When I was a little lad we were packed off to the west of Ireland for the summer months. It was the best education we could have ever had. I loved the vastness of life when I was in west of the Shannon: The fields seemed bigger, the sky larger, the roads quieter and the men impossible to understand.
In East Galway and Roscommon we found that nature, hurls, drinking and women had a tendency to overlap.
Conversations were crisp and short in those days. I was too young to understand the nuances of adult life but I learned through mimicry. My father was always outnumbered by country GAA men who were full of quips, craic and divilment. But he always had an answer no matter what was thrown his way.
When the Jackeens came to town all bets were off. No matter where we went outside the Pale, it was always the same. There was rivalry, no matter what you said or did.
The big city slickers needed to be put in their place!
I learned an invaluable insight into life when I was staying in my Grandparents house. My Granny was a beautiful woman; elegant, strong willed, kind and resourceful. She was my God Mother and that meant a lot to me. She had nurtured and raised five strong willed children with a strong minded man at her side. She was never to be trifled with.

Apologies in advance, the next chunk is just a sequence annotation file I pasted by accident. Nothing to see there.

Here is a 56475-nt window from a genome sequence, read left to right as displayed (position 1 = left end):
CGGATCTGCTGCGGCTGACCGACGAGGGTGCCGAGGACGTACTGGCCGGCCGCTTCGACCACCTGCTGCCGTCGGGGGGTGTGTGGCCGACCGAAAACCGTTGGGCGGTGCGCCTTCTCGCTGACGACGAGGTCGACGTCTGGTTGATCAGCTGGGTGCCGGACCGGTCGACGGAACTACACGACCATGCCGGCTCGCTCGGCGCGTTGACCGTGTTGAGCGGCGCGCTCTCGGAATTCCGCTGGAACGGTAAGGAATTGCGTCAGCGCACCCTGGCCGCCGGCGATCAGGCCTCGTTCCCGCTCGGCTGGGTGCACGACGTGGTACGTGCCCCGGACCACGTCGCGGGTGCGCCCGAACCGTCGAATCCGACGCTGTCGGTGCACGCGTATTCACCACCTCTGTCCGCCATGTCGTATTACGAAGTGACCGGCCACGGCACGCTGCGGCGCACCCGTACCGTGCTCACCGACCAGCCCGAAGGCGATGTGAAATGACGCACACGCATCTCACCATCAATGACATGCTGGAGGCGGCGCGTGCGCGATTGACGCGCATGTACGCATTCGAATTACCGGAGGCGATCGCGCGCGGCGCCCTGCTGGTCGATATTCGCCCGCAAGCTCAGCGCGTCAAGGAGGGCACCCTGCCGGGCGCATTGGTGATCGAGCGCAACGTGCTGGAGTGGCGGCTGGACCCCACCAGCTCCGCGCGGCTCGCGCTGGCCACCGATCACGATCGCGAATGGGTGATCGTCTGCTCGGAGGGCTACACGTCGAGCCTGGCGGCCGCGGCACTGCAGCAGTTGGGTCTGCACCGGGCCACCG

When it came to dinner time, she always had a fine spread prepared. Dinner was served at lunch time down the Wesht and it was always a communal affair. It was meat, spuds and two veg…no nonsense. There were no frills or fancy trimmings, but there was very seldom anything left to eat.
As we tucked into the nosh, my Gran would often say, “Ah sure, hunger is the greatest sauce”.
It was then, and it still is now.
Thinking about this All Ireland final tomorrow, I find it hard to figure out where it will be won or lost. It will come down to the thinnest of margins. Whether that thin margin is reflected in the scoreboard or not is irrelevant…the process of preparation and organising is what matters and both Kerry and Dublin will have left nothing behind here.